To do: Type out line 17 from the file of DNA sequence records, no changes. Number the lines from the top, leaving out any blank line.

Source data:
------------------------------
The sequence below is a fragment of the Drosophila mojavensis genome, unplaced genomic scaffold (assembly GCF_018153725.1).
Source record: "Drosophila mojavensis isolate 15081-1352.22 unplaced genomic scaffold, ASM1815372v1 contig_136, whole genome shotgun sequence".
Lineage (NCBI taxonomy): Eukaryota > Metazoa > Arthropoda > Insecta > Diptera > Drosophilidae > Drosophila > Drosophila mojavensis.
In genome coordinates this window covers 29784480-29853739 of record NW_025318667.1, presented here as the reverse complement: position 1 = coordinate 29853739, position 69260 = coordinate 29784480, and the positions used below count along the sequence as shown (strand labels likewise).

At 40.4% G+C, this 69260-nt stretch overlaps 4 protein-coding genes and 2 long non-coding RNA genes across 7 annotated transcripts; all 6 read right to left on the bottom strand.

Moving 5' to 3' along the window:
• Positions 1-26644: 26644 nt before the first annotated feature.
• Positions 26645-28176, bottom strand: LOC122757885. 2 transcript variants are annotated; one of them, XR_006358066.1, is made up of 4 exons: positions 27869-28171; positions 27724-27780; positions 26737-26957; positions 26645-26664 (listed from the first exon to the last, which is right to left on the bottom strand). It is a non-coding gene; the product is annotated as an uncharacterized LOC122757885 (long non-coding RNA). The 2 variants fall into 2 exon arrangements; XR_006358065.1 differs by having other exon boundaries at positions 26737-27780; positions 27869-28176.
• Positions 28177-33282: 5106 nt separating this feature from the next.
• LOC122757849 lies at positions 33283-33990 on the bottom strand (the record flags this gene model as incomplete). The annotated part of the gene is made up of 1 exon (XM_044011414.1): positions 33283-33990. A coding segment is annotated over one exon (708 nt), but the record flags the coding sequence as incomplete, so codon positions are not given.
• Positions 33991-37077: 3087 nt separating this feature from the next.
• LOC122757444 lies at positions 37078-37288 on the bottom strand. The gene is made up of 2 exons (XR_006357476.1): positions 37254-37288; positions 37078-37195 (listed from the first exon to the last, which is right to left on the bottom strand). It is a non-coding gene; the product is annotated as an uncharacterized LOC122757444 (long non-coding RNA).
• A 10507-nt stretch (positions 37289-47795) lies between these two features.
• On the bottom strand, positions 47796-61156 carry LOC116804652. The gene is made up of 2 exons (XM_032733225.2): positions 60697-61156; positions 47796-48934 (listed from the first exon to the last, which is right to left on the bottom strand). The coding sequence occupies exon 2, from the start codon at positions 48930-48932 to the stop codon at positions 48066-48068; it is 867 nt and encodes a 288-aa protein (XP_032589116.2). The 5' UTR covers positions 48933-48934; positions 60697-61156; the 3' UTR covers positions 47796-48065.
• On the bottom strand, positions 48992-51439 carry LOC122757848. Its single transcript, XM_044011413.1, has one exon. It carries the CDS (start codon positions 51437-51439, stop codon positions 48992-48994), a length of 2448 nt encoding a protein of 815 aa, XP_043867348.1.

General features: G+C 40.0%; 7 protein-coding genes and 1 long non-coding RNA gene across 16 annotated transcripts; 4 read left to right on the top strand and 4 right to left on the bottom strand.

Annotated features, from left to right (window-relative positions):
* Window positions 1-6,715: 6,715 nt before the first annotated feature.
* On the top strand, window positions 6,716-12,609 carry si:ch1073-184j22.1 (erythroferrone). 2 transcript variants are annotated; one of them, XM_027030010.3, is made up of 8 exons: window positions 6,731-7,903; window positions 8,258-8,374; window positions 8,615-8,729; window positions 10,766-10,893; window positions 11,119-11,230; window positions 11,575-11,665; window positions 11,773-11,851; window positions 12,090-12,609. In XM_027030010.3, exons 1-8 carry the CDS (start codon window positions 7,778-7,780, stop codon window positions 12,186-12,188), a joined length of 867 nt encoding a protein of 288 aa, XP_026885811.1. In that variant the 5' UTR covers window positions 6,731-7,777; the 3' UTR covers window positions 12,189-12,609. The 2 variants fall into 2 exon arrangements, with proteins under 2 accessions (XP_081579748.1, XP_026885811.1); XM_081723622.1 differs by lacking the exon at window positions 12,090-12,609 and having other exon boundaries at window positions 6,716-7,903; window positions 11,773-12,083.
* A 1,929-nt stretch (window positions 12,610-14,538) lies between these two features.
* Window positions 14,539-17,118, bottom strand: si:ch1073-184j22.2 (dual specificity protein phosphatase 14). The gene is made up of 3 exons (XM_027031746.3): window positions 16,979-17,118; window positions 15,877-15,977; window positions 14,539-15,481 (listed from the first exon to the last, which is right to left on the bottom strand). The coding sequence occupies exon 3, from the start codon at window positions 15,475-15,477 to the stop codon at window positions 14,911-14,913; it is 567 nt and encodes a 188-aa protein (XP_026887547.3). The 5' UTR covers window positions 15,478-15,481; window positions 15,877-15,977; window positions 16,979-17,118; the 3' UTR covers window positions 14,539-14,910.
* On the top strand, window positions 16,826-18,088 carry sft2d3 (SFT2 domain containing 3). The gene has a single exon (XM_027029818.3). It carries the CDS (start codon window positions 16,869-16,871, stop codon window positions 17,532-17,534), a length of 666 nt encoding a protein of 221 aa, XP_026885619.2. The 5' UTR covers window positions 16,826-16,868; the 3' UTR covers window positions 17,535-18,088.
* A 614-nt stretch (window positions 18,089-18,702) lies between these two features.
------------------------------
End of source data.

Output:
Annotated features, from left to right (window-relative positions):